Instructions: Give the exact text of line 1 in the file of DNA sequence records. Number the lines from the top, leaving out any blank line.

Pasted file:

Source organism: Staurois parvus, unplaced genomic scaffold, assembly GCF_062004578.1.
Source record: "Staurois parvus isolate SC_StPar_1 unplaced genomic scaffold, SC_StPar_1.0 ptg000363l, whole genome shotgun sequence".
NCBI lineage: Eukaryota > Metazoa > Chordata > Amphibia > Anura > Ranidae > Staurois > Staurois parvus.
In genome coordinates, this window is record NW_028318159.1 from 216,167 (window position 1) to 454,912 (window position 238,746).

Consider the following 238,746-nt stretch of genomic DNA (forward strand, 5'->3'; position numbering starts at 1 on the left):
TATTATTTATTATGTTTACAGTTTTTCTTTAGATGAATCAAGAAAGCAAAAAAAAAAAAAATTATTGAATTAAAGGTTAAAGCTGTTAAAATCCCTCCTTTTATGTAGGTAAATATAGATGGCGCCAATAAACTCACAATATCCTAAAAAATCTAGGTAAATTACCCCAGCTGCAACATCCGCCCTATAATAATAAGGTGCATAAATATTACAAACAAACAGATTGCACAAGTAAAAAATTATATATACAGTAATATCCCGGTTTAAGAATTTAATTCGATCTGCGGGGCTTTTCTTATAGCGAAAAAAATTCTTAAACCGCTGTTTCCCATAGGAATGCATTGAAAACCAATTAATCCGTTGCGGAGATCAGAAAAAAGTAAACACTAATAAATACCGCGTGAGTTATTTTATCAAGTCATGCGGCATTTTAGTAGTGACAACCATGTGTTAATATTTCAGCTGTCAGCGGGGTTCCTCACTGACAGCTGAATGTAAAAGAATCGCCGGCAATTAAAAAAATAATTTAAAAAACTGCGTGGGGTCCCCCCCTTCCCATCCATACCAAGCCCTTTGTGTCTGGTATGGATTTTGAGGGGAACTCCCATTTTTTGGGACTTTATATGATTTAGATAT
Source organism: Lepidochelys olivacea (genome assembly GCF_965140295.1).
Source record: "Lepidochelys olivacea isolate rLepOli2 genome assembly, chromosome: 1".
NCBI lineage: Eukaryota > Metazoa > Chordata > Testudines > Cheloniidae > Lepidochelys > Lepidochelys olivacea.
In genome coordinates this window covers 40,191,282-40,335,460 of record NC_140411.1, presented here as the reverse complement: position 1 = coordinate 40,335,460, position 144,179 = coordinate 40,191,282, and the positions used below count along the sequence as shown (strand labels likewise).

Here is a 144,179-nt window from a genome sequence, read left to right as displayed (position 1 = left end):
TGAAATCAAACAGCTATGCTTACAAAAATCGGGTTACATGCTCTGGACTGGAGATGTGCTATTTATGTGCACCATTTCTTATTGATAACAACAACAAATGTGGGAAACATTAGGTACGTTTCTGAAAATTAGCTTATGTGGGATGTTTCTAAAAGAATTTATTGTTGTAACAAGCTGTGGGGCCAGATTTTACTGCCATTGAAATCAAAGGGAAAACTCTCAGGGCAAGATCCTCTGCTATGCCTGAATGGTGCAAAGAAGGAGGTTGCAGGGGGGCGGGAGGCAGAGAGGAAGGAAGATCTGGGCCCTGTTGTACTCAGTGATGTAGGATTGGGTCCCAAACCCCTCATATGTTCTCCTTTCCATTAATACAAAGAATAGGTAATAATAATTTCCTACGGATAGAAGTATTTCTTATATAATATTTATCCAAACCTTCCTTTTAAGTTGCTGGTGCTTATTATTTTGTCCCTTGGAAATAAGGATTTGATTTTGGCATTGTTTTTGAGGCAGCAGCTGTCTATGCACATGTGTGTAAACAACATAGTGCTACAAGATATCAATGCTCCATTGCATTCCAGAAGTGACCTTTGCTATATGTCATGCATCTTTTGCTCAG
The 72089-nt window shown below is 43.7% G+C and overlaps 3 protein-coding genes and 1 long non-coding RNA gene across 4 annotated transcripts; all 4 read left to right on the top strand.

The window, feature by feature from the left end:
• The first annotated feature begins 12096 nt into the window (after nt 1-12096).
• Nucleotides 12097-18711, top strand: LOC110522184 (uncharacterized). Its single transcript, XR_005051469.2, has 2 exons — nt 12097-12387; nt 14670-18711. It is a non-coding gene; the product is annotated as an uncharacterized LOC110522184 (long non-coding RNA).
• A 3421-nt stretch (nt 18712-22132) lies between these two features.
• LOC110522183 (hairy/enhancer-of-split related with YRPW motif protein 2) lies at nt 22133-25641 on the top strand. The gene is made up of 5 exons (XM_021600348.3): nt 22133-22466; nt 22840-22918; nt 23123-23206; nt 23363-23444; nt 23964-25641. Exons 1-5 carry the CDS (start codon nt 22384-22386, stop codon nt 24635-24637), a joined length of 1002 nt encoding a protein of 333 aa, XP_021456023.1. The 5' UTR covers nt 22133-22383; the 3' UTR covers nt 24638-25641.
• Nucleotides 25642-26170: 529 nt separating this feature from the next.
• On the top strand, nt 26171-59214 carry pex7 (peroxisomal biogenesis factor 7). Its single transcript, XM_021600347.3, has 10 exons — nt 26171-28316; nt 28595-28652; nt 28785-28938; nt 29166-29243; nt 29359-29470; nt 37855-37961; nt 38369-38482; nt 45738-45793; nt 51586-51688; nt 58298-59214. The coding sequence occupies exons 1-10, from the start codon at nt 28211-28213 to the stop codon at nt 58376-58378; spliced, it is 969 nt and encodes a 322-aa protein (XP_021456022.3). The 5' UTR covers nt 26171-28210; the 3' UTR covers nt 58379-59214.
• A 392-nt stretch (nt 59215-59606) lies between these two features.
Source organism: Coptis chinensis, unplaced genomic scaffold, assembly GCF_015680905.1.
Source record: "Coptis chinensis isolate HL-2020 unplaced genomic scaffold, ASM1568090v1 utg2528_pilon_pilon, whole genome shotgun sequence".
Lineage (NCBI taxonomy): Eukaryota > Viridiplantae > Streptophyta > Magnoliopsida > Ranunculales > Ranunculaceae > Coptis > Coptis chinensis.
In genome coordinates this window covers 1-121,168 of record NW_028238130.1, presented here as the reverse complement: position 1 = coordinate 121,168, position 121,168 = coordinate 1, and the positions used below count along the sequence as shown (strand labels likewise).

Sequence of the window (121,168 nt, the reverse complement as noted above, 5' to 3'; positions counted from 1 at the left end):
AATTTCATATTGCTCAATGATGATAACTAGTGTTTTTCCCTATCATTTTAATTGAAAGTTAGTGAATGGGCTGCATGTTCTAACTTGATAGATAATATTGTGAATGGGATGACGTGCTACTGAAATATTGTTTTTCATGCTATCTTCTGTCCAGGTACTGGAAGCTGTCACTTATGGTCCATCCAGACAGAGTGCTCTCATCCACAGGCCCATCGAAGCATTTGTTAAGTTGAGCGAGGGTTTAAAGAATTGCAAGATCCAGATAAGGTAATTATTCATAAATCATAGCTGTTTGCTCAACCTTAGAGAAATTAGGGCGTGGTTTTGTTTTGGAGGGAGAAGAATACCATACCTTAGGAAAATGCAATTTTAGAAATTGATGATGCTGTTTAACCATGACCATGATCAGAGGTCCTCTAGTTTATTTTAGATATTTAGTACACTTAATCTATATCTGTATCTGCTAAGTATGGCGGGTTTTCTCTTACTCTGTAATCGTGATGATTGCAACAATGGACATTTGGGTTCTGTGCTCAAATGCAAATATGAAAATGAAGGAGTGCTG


Source organism: Staurois parvus, unplaced genomic scaffold, assembly GCF_062004578.1.